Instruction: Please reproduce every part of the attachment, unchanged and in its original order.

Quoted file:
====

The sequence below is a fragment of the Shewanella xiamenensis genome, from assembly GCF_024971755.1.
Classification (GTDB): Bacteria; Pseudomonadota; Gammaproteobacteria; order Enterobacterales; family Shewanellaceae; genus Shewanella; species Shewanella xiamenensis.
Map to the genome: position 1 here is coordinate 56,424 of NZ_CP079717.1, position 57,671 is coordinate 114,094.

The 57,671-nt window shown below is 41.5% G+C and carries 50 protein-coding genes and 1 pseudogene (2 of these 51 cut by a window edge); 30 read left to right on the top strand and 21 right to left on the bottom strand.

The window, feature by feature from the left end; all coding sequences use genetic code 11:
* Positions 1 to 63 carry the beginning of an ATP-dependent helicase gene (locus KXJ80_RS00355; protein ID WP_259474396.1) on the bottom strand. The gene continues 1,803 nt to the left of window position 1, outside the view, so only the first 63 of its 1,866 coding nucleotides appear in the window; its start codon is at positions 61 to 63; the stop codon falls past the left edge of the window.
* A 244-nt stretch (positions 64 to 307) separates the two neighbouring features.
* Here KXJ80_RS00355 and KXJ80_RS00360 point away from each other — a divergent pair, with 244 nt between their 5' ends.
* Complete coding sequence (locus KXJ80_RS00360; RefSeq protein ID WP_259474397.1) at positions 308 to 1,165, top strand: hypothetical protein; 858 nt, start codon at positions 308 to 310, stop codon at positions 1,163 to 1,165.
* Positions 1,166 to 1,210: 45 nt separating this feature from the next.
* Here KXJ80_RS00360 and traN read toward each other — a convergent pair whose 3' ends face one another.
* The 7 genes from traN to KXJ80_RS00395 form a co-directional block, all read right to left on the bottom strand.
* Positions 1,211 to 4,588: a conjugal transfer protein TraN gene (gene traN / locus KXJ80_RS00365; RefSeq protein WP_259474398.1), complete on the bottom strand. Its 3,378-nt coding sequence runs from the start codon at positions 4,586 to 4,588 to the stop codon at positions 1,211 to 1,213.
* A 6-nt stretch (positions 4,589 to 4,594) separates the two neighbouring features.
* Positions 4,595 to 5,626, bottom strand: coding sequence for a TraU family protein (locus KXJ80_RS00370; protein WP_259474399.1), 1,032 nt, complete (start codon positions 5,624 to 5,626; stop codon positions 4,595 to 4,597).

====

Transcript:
The sequence below is a fragment of the Shewanella xiamenensis genome, from assembly GCF_024971755.1.
Classification (GTDB): Bacteria; Pseudomonadota; Gammaproteobacteria; order Enterobacterales; family Shewanellaceae; genus Shewanella; species Shewanella xiamenensis.
Map to the genome: position 1 here is coordinate 56,424 of NZ_CP079717.1, position 57,671 is coordinate 114,094.

The 57,671-nt window shown below is 41.5% G+C and carries 50 protein-coding genes and 1 pseudogene (2 of these 51 cut by a window edge); 30 read left to right on the top strand and 21 right to left on the bottom strand.

The window, feature by feature from the left end; all coding sequences use genetic code 11:
* Positions 1 to 63 carry the beginning of an ATP-dependent helicase gene (locus KXJ80_RS00355; protein ID WP_259474396.1) on the bottom strand. The gene continues 1,803 nt to the left of window position 1, outside the view, so only the first 63 of its 1,866 coding nucleotides appear in the window; its start codon is at positions 61 to 63; the stop codon falls past the left edge of the window.
* A 244-nt stretch (positions 64 to 307) separates the two neighbouring features.
* Here KXJ80_RS00355 and KXJ80_RS00360 point away from each other — a divergent pair, with 244 nt between their 5' ends.
* Complete coding sequence (locus KXJ80_RS00360; RefSeq protein ID WP_259474397.1) at positions 308 to 1,165, top strand: hypothetical protein; 858 nt, start codon at positions 308 to 310, stop codon at positions 1,163 to 1,165.
* Positions 1,166 to 1,210: 45 nt separating this feature from the next.
* Here KXJ80_RS00360 and traN read toward each other — a convergent pair whose 3' ends face one another.
* The 7 genes from traN to KXJ80_RS00395 form a co-directional block, all read right to left on the bottom strand.
* Positions 1,211 to 4,588: a conjugal transfer protein TraN gene (gene traN / locus KXJ80_RS00365; RefSeq protein WP_259474398.1), complete on the bottom strand. Its 3,378-nt coding sequence runs from the start codon at positions 4,586 to 4,588 to the stop codon at positions 1,211 to 1,213.
* A 6-nt stretch (positions 4,589 to 4,594) separates the two neighbouring features.
* Positions 4,595 to 5,626, bottom strand: coding sequence for a TraU family protein (locus KXJ80_RS00370; protein WP_259474399.1), 1,032 nt, complete (start codon positions 5,624 to 5,626; stop codon positions 4,595 to 4,597).